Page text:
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From the Archives

Robert Frank

Issue 151

Crossover reviews online


  • Nancy Spero: Grit and Grace

    For me it all started in 1991 in Munich at the Glyptothek. First visit there and unsure about the city with its place as a fertile bed for the rise of the National Socialist Party, indeed its foundation was there in 1919. Even though it was May, the weather had turned and we were faced—dressed in light jackets, jeans and sneakers—with angled sheets of rain and snow… Keep Reading

  • The Best Damn Way to Write History “Mike Wallace Is Here,” directed by Avi Belkin

    It takes four minutes and 14 seconds before the title of Avi Belkin’s brilliant documentary about legendary American journalist Mike Wallace finally turns up. That interval is a capsule of what the remaining 127 minutes will reveal: that Wallace’s 60-year-long career was more complicated than you could ever guess by simply watching the game-changing, compelling interviews he did on 60 Minutes, beginning in 1968 and continuing until his retirement 37 years later. Keep Reading

  • Close Stitching

    The Intimate Delight of Janet Nungnik’s Textile Art

    At school, she was eventually consoled by the peaceful attitude of a teacher. “His name was Mr. Webster and he was always so calm. After I saw him, I was interested in learning English.” Then she adds, “My classmates were like me, abducted from their homeland. But we connected really well and we had an opportunity to have fun each day.” Later on, while she was home on breaks from middle school in Churchill and high school in Yellowknife, her father insisted that she and her sister and brother maintain their first language—written and spoken. Not incidentally, she signs all her work in Inuktitut syllabics. Keep Reading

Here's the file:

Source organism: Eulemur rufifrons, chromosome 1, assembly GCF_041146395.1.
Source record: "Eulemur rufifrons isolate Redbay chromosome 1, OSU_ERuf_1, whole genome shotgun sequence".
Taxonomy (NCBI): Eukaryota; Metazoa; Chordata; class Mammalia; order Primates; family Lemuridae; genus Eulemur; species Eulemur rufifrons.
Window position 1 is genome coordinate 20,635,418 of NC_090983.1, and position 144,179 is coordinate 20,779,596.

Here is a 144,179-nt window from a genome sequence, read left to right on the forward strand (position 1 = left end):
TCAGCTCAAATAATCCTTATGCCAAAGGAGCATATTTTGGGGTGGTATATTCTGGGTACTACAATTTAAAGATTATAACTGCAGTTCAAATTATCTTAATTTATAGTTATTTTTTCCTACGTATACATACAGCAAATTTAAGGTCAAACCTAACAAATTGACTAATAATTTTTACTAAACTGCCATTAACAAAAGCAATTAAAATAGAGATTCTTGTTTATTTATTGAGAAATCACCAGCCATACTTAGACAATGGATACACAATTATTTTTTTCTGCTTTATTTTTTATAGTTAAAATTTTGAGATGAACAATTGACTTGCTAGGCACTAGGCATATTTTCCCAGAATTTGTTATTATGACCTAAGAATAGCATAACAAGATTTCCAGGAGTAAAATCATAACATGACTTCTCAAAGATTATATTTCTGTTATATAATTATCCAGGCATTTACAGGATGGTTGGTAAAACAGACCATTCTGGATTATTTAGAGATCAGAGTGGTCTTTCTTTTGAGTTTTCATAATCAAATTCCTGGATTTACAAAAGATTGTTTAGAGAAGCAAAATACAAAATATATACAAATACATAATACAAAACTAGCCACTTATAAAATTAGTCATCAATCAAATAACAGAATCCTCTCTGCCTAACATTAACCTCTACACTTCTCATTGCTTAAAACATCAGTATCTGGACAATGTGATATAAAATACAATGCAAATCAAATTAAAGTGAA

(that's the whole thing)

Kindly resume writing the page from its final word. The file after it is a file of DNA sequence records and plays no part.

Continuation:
• Other Pluralities

    The Painting and Photography of Elaine Stocki

    In this exhibition recently opened at the Canadian Cultural Centre in Paris, Elaine Stocki—formerly from Winnipeg, now living in Los Angeles—here proposes what appear to be two equally emphasized streams of work, one of images produced photographically, and the other and more recent of the two groups in the form of paintings. It’s tempting to retain the simple notion that photography is about looking and recording the look, and painting is about touching and the immediate touch. Keep Reading

  • Her and You

    The Changing Language of Tracey Emin’s New Paintings

    Tracey Emin’s new paintings, recently exhibited as part of the exhibition “A Fortnight of Tears” at White Cube, London, reveal an uncommon depth of feeling. Yes, her art in all its many media has always been emotionally demonstrative; you always knew what was on her mind—the passions of desire, abandonment, pleasure, revenge, or whatever was at stake in any given piece—and the work declared the feeling… Keep Reading

Current Issue

September 2019

The Border Crossings’ annual “Painting” issue is always our largest and most eagerly anticipated. In the current issue we look at artists who explore the elasticity and complexity of paint as medium, practice, and subject.


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